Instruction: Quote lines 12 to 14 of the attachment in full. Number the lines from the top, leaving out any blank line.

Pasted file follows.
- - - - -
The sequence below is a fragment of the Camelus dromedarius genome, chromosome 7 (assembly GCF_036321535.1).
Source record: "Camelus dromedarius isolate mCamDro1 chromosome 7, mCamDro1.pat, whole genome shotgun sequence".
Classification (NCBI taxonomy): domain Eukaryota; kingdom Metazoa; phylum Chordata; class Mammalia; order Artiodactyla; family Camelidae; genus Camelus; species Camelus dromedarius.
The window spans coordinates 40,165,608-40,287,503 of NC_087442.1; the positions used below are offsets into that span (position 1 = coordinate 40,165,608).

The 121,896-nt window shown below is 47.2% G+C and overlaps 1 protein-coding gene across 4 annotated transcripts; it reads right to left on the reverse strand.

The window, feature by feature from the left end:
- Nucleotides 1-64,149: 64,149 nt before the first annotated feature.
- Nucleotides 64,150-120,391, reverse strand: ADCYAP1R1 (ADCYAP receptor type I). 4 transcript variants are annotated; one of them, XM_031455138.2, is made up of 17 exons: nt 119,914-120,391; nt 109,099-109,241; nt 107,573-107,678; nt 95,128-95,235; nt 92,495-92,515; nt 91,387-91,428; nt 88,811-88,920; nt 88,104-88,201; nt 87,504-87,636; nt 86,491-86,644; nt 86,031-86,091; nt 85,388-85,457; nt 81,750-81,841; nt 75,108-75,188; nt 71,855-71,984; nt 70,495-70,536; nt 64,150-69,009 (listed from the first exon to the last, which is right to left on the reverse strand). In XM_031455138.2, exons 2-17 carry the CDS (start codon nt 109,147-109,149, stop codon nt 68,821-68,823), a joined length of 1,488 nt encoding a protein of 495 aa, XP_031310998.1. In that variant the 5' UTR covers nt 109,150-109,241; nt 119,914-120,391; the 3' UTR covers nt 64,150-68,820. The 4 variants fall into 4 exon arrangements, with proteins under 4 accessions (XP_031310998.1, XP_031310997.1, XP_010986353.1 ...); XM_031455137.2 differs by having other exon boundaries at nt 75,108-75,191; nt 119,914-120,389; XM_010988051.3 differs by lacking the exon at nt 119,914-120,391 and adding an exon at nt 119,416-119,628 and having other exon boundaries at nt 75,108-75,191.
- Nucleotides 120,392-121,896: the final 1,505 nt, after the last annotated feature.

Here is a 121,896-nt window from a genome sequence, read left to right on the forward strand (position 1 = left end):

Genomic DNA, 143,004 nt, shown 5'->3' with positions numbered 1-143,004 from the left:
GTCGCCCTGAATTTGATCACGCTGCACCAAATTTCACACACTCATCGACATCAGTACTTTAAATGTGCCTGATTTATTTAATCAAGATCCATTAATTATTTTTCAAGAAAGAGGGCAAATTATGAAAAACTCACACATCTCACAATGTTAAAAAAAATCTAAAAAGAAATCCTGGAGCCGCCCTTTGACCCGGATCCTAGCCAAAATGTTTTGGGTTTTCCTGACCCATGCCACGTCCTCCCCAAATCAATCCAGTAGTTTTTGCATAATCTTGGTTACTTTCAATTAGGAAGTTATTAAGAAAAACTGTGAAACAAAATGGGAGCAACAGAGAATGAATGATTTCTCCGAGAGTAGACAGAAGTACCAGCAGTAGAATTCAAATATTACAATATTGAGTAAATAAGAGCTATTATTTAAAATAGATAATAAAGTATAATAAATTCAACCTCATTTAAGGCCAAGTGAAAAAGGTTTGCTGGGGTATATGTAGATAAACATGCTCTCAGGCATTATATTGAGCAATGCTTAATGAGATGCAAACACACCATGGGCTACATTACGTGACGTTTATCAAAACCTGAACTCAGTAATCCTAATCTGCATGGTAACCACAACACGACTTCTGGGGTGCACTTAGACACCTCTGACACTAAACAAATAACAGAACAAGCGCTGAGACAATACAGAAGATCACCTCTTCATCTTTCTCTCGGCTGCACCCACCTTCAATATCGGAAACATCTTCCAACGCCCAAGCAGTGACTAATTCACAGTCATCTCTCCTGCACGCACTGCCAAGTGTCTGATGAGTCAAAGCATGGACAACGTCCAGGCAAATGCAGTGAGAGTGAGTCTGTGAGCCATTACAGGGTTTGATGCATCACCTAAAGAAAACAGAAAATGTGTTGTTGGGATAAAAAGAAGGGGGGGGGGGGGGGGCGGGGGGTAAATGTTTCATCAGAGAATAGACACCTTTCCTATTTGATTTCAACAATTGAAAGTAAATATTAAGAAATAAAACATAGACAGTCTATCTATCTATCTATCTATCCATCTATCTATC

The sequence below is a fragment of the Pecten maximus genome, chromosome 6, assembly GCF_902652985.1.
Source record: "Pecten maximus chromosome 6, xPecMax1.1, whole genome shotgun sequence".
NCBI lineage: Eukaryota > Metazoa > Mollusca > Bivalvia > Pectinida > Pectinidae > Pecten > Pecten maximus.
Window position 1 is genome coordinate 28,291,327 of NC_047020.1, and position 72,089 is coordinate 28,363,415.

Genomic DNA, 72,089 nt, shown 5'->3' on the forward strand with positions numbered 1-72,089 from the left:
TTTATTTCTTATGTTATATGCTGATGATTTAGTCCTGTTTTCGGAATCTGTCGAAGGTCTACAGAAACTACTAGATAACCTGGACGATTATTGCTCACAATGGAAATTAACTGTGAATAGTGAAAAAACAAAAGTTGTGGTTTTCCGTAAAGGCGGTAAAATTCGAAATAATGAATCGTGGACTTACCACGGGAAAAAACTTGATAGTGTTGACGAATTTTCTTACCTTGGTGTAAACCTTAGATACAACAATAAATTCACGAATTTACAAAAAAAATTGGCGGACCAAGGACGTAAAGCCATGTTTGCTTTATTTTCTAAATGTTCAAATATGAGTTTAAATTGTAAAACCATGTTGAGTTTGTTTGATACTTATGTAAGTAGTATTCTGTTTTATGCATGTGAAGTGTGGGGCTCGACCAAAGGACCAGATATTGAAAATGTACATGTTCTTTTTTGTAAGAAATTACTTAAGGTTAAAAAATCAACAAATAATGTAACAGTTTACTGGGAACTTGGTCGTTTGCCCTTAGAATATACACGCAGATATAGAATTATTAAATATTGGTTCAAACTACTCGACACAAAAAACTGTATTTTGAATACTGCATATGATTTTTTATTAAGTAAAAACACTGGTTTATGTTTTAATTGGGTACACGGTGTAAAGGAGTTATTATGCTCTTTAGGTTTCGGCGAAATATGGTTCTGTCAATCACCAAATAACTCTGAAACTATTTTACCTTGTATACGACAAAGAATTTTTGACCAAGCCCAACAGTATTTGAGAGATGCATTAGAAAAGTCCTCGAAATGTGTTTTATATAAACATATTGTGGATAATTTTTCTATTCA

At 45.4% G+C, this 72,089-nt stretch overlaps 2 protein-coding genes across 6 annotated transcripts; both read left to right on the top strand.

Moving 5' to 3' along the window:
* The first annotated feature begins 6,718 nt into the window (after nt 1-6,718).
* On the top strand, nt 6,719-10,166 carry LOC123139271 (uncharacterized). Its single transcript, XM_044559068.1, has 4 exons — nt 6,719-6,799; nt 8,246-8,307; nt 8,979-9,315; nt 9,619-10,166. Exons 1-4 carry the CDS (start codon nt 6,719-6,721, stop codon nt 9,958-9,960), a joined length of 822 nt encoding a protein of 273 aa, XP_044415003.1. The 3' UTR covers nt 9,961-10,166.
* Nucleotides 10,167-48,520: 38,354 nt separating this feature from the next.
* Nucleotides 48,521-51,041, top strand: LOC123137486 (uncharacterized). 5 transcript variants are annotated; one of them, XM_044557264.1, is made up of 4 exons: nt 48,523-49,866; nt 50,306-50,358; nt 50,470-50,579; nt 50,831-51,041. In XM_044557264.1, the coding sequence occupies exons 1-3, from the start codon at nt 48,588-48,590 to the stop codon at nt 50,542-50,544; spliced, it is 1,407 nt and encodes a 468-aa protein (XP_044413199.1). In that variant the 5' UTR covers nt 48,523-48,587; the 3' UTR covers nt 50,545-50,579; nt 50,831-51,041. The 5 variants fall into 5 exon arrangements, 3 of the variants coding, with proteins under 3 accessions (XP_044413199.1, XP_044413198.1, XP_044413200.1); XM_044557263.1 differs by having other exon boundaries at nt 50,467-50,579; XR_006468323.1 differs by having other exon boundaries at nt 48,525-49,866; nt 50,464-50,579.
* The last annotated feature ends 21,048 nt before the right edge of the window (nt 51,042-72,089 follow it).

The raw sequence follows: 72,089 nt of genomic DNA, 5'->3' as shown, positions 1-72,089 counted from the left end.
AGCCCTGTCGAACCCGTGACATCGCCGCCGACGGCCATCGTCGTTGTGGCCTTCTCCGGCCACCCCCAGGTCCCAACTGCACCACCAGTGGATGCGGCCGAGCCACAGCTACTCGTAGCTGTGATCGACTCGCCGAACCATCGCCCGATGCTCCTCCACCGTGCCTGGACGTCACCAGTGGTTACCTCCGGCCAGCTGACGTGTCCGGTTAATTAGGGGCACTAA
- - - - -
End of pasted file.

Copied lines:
GTCGCCCTGAATTTGATCACGCTGCACCAAATTTCACACACTCATCGACATCAGTACTTTAAATGTGCCTGATTTATTTAATCAAGATCCATTAATTATTTTTCAAGAAAGAGGGCAAATTATGAAAAACTCACACATCTCACAATGTTAAAAAAAATCTAAAAAGAAATCCTGGAGCCGCCCTTTGACCCGGATCCTAGCCAAAATGTTTTGGGTTTTCCTGACCCATGCCACGTCCTCCCCAAATCAATCCAGTAGTTTTTGCATAATCTTGGTTACTTTCAATTAGGAAGTTATTAAGAAAAACTGTGAAACAAAATGGGAGCAACAGAGAATGAATGATTTCTCCGAGAGTAGACAGAAGTACCAGCAGTAGAATTCAAATATTACAATATTGAGTAAATAAGAGCTATTATTTAAAATAGATAATAAAGTATAATAAATTCAACCTCATTTAAGGCCAAGTGAAAAAGGTTTGCTGGGGTATATGTAGATAAACATGCTCTCAGGCATTATATTGAGCAATGCTTAATGAGATGCAAACACACCATGGGCTACATTACGTGACGTTTATCAAAACCTGAACTCAGTAATCCTAATCTGCATGGTAACCACAACACGACTTCTGGGGTGCACTTAGACACCTCTGACACTAAACAAATAACAGAACAAGCGCTGAGACAATACAGAAGATCACCTCTTCATCTTTCTCTCGGCTGCACCCACCTTCAATATCGGAAACATCTTCCAACGCCCAAGCAGTGACTAATTCACAGTCATCTCTCCTGCACGCACTGCCAAGTGTCTGATGAGTCAAAGCATGGACAACGTCCAGGCAAATGCAGTGAGAGTGAGTCTGTGAGCCATTACAGGGTTTGATGCATCACCTAAAGAAAACAGAAAATGTGTTGTTGGGATAAAAAGAAGGGGGGGGGGGGGGGGCGGGGGGTAAATGTTTCATCAGAGAATAGACACCTTTCCTATTTGATTTCAACAATTGAAAGTAAATATTAAGAAATAAAACATAGACAGTCTATCTATCTATCTATCTATCCATCTATCTATC

The sequence below is a fragment of the Pecten maximus genome, chromosome 6, assembly GCF_902652985.1.
Source record: "Pecten maximus chromosome 6, xPecMax1.1, whole genome shotgun sequence".